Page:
2) Competing over funds: During the sessions on financing women’s work and women’s rights issues at the 59th session on the Commission of the Status of Women (CSW) in March 2015, many women’s organisations flagged the issue of funding and stated that they are struggling to find the funds needed to run their standard operations and some of them are at the risk of shutting down. Therefore, the rise of groups/organisations working on boys and men may divert the limited resources that are available for the women’s organisations.

3) Undermining women’s agency: Hegemonic masculinity permeates through the majority of men, and there is a constant fear that their desire to maintain an advanced position will shape their behavior and actions in any foreseen collaboration and/or engagement. In one of Care’s project in Yemen, they found that working with men in projects designed for women’s advancement ended in men taking over leadership roles and responsibilities and undermining their agency.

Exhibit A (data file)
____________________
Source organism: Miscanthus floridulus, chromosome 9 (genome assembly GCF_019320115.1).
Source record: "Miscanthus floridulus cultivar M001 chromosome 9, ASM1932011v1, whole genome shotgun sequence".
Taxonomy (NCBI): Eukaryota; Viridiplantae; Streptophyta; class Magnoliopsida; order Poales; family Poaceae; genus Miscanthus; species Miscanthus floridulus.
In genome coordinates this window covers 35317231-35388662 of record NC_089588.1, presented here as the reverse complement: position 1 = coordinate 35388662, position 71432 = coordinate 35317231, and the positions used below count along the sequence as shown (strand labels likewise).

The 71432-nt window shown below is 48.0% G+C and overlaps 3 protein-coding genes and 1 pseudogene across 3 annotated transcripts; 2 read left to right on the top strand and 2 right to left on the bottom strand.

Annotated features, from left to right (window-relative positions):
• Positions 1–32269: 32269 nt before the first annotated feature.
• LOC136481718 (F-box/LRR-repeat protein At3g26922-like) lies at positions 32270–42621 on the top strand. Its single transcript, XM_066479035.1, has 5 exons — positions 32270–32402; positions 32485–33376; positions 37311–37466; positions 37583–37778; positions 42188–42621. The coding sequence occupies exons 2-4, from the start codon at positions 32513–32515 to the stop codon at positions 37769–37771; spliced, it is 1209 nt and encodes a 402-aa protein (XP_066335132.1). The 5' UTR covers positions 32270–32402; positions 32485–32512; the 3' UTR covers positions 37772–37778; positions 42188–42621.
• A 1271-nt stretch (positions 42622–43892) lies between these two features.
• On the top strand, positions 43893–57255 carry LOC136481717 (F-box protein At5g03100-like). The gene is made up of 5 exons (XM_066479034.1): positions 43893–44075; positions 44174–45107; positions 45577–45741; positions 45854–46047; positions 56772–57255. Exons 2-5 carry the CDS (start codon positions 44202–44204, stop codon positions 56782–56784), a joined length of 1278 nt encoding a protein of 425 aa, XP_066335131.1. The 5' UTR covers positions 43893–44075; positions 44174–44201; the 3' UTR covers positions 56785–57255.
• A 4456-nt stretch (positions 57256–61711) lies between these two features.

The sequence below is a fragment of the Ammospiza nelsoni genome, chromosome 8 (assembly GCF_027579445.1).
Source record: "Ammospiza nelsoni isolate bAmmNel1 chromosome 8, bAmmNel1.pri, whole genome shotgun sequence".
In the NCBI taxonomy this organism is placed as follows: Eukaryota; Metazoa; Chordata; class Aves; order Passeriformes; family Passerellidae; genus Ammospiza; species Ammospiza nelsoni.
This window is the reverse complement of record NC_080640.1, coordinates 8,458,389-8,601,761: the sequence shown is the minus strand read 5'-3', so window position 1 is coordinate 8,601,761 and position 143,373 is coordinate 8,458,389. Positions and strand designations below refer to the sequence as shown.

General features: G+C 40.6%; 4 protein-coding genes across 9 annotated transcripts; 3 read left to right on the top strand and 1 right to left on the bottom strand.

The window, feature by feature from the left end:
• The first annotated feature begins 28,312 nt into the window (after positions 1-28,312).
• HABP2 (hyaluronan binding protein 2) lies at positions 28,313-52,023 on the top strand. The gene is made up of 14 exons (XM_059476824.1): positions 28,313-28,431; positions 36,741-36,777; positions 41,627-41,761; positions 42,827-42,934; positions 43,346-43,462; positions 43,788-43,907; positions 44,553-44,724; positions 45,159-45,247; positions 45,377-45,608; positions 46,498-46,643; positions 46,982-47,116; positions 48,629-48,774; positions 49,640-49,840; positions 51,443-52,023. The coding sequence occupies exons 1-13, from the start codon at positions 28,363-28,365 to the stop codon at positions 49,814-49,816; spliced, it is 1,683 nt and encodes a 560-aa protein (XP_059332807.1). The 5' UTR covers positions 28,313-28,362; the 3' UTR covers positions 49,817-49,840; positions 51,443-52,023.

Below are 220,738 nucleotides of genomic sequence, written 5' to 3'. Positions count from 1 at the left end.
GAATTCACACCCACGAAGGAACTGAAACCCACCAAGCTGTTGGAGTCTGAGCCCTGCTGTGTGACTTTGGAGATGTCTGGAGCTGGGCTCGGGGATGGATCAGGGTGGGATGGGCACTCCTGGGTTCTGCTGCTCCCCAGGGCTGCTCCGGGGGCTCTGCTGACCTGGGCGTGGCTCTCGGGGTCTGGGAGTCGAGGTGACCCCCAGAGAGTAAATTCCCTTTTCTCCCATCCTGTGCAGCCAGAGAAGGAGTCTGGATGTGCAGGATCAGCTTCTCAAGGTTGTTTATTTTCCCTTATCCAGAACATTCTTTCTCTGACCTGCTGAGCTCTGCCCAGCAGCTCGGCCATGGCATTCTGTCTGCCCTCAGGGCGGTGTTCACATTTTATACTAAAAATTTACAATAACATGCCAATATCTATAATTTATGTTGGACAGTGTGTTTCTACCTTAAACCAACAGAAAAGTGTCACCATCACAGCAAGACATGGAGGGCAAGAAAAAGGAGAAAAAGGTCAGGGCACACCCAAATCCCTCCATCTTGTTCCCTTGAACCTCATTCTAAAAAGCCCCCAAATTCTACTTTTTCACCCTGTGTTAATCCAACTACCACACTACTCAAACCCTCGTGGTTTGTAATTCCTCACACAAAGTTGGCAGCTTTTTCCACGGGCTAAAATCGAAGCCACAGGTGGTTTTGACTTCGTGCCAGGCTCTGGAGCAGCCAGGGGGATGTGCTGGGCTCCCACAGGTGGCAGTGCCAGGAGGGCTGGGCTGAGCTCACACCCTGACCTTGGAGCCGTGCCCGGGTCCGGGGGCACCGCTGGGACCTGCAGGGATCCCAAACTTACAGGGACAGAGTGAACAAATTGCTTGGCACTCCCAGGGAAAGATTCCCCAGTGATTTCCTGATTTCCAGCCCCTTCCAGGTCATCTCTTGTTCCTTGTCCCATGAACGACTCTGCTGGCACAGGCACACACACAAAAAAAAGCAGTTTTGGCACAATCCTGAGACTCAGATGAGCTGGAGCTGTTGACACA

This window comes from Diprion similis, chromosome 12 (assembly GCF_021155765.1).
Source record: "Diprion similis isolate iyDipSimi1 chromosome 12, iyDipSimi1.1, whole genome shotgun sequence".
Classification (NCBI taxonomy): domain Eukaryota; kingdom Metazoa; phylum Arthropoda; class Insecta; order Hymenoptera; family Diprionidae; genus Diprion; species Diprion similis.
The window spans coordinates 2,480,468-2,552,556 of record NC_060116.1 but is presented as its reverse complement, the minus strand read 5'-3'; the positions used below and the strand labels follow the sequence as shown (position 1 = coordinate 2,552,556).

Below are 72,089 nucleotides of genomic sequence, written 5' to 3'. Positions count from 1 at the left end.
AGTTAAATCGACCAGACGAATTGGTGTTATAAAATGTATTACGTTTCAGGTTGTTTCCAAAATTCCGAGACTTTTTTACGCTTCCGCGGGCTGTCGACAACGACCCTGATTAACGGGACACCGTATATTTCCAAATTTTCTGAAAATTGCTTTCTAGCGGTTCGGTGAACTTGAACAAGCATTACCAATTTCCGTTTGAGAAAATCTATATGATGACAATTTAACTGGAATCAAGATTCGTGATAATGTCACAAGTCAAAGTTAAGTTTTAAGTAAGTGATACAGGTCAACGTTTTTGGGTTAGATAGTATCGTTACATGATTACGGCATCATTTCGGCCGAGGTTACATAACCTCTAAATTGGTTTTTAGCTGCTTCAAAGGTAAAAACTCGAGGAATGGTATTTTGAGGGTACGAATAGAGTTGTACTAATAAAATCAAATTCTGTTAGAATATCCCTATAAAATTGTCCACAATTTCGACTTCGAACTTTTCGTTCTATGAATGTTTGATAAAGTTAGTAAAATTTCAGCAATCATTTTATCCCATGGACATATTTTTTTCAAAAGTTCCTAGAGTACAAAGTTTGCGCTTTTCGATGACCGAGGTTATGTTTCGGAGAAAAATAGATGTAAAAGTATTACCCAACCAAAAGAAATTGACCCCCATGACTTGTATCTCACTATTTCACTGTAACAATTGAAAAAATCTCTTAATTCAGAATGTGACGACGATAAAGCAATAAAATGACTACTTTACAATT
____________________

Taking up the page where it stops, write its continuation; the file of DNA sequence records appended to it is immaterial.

Despite these fears, engaging men is crucial to the advancement of the work towards gender justice and reduction and elimination of GBV. Findings of many studies show that working with men and boys has a positive impact in challenging their perceptions of masculinity and their desire to speak up on the pressure they endure as a result of normative discourses and performances of masculinity as well as incidents of violence they might be subjected to. Integrated approaches in comparison to women-centered approaches, make men feel engaged rather than silenced, alienated or threatened. Furthermore, working with boys and men to challenge prevailing norms of masculinity and promote concepts of gender equality will contribute to the prevention of violence. A research review concluded that men who hold traditional gender role views are more likely to perpetrate violence.